Wake up, Hood County! It’s election time
Editor Roger Enlow and I had a debate going this week about whether the voting public knows anything about the local candidates who are on the November ballot.
I harrumphed that just last week, there were two Page One stories about the issues in the Place 3 and Place 5 council races that are on the ballot. And the candidates for the new Precinct 1 Justice of the Peace position had been featured before in a candidate Q&A.
Roger argued that people rely on the last issue of the paper just before the start of early voting to find out important details about the candidates. He pointed out that he knows Hood County voters pretty darn well because he’s been at the Hood County News for years.
He’s right on that score. He’s been here forever. I mean forever. Since before he and his wife, Karan, had kids. Now they’ve got grandkids. Four of them.
The dude is old.
But anyhoo, I acquiesced to Roger because, well, one should respect one’s elders.
Let’s start with the Place 3 Granbury City Council race. Mitch Tyra, who was elected in 2009 in a runoff, is running for a second term. He is being challenged by real estate investor and Planning and Zoning Commission member Gary Couch.
Tyra currently is in the insurance business. He has been very outspoken during his time on the council, frequently posing questions and challenges.
He has strong viewpoints about fiscal responsibility. After taking office, he immediately set about lowering the controversial council pay. He has opposed heavy-handed government regulation, and any city real estate dealings. He (along with two others on the council) earlier this year voted down accepting the donation of the St. Helen’s building to expand the Granbury Opera House. Tyra has said that while he supports the Opera House and realizes its importance to tourism, he would like to see city government have no involvement in its operations.
Tyra’s vote on that issue may have been his most controversial stance since taking office – and it was a vote that Couch disagreed with. Couch criticizes Tyra’s “leadership” on several decisions related to the Opera House. The project has experienced lengthy delays.
There were other issues, too, that Couch says he would have handled differently than the current council – such as the boat slips near Hewlett Park across from the Conference Center.
Actually, there aren’t any boat slips there, just ugly poles sticking out of the water. They’ve been there three years. The city’s legal battle with the company that was hired to do the boat slips continues to rock on. Couch said he would have ended it before it started by hiring another company to do the work the way the city wanted it done, with documentation at the ready in case the original company filed suit.
Couch and Tyra each agree that something needs to be done about the city’s high electric rates. The candidates in the Place 5 competition realize that, too.
Laurel Pirkle, an insurance agent and longtime resident of Granbury, is running for a third term. He said he has been actively involved in the community for years, and not just through service on the City Council.
Pirkle acknowledges that the City Council has made mistakes along the way. Regarding Tyra’s criticisms of the past administration – an administration that Pirkle was part of, Pirkle said that public money at times has needed to be spent in order to advance the public good.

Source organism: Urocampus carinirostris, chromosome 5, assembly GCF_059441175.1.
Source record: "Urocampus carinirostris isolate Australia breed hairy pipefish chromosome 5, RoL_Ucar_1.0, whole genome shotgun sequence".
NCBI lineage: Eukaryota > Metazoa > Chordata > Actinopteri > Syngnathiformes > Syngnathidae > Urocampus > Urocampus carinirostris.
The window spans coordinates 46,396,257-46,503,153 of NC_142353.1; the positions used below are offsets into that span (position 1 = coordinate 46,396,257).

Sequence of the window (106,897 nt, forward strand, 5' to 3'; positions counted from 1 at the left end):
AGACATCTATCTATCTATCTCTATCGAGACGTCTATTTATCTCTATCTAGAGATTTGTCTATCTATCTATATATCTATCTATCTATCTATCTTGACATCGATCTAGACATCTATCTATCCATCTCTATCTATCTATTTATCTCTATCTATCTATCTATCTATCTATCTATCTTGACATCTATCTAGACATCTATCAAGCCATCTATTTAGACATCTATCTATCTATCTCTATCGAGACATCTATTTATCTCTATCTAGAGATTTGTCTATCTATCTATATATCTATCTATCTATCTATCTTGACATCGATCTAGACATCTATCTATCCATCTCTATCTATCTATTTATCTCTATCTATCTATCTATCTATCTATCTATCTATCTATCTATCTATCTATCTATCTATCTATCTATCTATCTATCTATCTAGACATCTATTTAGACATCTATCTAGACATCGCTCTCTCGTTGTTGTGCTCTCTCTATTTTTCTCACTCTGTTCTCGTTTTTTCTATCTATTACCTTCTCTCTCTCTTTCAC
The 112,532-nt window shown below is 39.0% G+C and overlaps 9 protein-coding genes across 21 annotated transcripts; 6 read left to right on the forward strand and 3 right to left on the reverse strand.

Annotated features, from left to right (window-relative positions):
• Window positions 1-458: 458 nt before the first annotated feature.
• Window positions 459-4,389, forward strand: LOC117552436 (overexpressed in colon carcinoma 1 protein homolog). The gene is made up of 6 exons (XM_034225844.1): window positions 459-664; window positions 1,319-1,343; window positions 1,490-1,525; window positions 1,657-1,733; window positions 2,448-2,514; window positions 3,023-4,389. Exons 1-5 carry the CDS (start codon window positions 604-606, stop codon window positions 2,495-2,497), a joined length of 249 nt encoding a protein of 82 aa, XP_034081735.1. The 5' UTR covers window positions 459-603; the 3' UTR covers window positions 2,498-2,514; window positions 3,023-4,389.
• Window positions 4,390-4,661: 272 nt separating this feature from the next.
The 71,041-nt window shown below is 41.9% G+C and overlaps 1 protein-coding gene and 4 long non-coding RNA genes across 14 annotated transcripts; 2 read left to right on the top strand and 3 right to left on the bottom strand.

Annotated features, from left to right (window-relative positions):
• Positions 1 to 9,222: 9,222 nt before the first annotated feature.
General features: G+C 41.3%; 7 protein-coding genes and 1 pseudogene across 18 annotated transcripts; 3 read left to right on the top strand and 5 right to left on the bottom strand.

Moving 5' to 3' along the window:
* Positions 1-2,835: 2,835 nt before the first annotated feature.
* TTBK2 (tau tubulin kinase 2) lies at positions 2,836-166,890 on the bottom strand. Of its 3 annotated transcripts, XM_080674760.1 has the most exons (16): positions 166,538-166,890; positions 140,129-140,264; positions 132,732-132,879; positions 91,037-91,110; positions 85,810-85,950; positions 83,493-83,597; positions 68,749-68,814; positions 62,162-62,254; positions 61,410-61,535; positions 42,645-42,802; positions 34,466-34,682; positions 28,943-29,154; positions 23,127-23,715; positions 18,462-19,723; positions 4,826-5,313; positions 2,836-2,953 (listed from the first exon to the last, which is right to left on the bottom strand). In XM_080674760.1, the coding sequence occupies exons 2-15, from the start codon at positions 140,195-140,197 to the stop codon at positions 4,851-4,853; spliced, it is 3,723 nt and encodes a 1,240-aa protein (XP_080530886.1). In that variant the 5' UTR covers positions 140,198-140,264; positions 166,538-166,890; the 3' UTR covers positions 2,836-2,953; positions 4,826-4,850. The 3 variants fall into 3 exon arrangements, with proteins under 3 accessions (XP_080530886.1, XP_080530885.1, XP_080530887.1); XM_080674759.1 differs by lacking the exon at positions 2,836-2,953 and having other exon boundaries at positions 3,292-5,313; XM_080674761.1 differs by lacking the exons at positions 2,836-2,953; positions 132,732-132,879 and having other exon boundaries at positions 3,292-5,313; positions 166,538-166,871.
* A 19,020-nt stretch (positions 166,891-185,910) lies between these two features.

Pirkle has two challengers. One of them is Keith Tipton, a former bed and breakfast owner who spent almost 40 years in medical sales. At a candidates forum last week hosted by the Hood County Tea Party, Tipton criticized the council’s move several years ago to deplete the city’s utility fund by a half million to buy the infamous million dollar parking lot near the square. Tipton has an interest in city government, and has run for City Council before.
Interestingly, former City Manager Harold Sandel is Pirkle’s other challenger to re-election. Pirkle was part of the unanimous council vote two years ago that ousted Sandel. At that time, there was widespread discontent among people whose livelihoods were tied to the tourism industry. Sandel’s leadership, rightly or wrongly, was criticized by some tourism stakeholders.
Sandel said he bears no grudges, and is running for City Council because of his love for Granbury. He said he has 27 years’ experience in city business – 17 in Granbury, and 10 as city manager. He said he did not agree with the council’s parking lot purchase, and favored building a parking garage. Of the current contract with the city’s electric provider, he says he’s never seen a contract yet that couldn’t be adjusted.
NEW JP POST
Regarding the Precinct 1 Justice of the Peace race: This is a newly created position, and neither of the candidates have been JPs before.
Roger “Cotton” Howell, a county maintenance department employee, won the Republican primary. Although Hood County is heavily Republican, it is not all Republican. There is a Democratic Party here. And Howell has a Democratic opponent: Nick Cangiamilla. He’s in the insurance business.
Howell says that, if elected, he will run a tight ship with minimal staff and equipment. Cangiamilla says he will donate half his salary back to the county. Howell says he served in the U.S Marine Corps and as a church elder. Cangiamilla says he has more than 10 years’ experience in law enforcement and is “one of the most conservative Democrats you’ll ever meet.”
Early voting starts Monday. Election Day is Nov. 6.
Now maybe Roger will get off my back. If the geezer remembers he was on it to begin with.
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Category: Forum Archived